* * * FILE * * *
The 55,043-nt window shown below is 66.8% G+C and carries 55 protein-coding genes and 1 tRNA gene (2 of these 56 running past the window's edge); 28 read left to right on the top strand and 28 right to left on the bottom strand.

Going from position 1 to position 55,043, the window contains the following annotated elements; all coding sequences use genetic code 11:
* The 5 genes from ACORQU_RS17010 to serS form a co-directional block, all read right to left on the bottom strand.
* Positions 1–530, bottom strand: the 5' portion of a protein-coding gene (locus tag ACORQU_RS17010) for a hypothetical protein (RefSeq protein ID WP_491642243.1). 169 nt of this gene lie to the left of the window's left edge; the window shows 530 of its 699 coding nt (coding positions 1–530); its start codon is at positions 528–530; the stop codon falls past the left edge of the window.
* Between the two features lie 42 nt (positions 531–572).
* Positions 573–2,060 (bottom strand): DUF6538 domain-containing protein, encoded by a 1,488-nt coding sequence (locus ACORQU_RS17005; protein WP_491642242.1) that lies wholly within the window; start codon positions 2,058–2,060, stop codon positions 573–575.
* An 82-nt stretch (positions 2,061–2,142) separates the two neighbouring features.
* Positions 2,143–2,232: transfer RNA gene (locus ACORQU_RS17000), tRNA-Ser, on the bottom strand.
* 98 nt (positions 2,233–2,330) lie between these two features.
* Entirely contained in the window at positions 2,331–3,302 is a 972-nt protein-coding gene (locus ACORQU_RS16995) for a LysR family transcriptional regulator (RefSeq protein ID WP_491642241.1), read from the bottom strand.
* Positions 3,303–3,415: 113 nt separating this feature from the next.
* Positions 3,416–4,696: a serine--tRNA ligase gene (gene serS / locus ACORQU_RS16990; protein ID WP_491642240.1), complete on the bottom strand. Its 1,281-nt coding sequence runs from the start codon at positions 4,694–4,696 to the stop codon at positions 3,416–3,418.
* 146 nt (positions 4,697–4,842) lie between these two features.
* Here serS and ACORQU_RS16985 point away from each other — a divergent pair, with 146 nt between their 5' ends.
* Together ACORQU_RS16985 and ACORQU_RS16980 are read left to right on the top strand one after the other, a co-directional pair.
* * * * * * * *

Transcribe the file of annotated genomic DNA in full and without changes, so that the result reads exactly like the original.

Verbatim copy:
The 55,043-nt window shown below is 66.8% G+C and carries 55 protein-coding genes and 1 tRNA gene (2 of these 56 running past the window's edge); 28 read left to right on the top strand and 28 right to left on the bottom strand.

Going from position 1 to position 55,043, the window contains the following annotated elements; all coding sequences use genetic code 11:
* The 5 genes from ACORQU_RS17010 to serS form a co-directional block, all read right to left on the bottom strand.
* Positions 1–530, bottom strand: the 5' portion of a protein-coding gene (locus tag ACORQU_RS17010) for a hypothetical protein (RefSeq protein ID WP_491642243.1). 169 nt of this gene lie to the left of the window's left edge; the window shows 530 of its 699 coding nt (coding positions 1–530); its start codon is at positions 528–530; the stop codon falls past the left edge of the window.
* Between the two features lie 42 nt (positions 531–572).
* Positions 573–2,060 (bottom strand): DUF6538 domain-containing protein, encoded by a 1,488-nt coding sequence (locus ACORQU_RS17005; protein WP_491642242.1) that lies wholly within the window; start codon positions 2,058–2,060, stop codon positions 573–575.
* An 82-nt stretch (positions 2,061–2,142) separates the two neighbouring features.
* Positions 2,143–2,232: transfer RNA gene (locus ACORQU_RS17000), tRNA-Ser, on the bottom strand.
* 98 nt (positions 2,233–2,330) lie between these two features.
* Entirely contained in the window at positions 2,331–3,302 is a 972-nt protein-coding gene (locus ACORQU_RS16995) for a LysR family transcriptional regulator (RefSeq protein ID WP_491642241.1), read from the bottom strand.
* Positions 3,303–3,415: 113 nt separating this feature from the next.
* Positions 3,416–4,696: a serine--tRNA ligase gene (gene serS / locus ACORQU_RS16990; protein ID WP_491642240.1), complete on the bottom strand. Its 1,281-nt coding sequence runs from the start codon at positions 4,694–4,696 to the stop codon at positions 3,416–3,418.
* 146 nt (positions 4,697–4,842) lie between these two features.
* Here serS and ACORQU_RS16985 point away from each other — a divergent pair, with 146 nt between their 5' ends.
* Together ACORQU_RS16985 and ACORQU_RS16980 are read left to right on the top strand one after the other, a co-directional pair.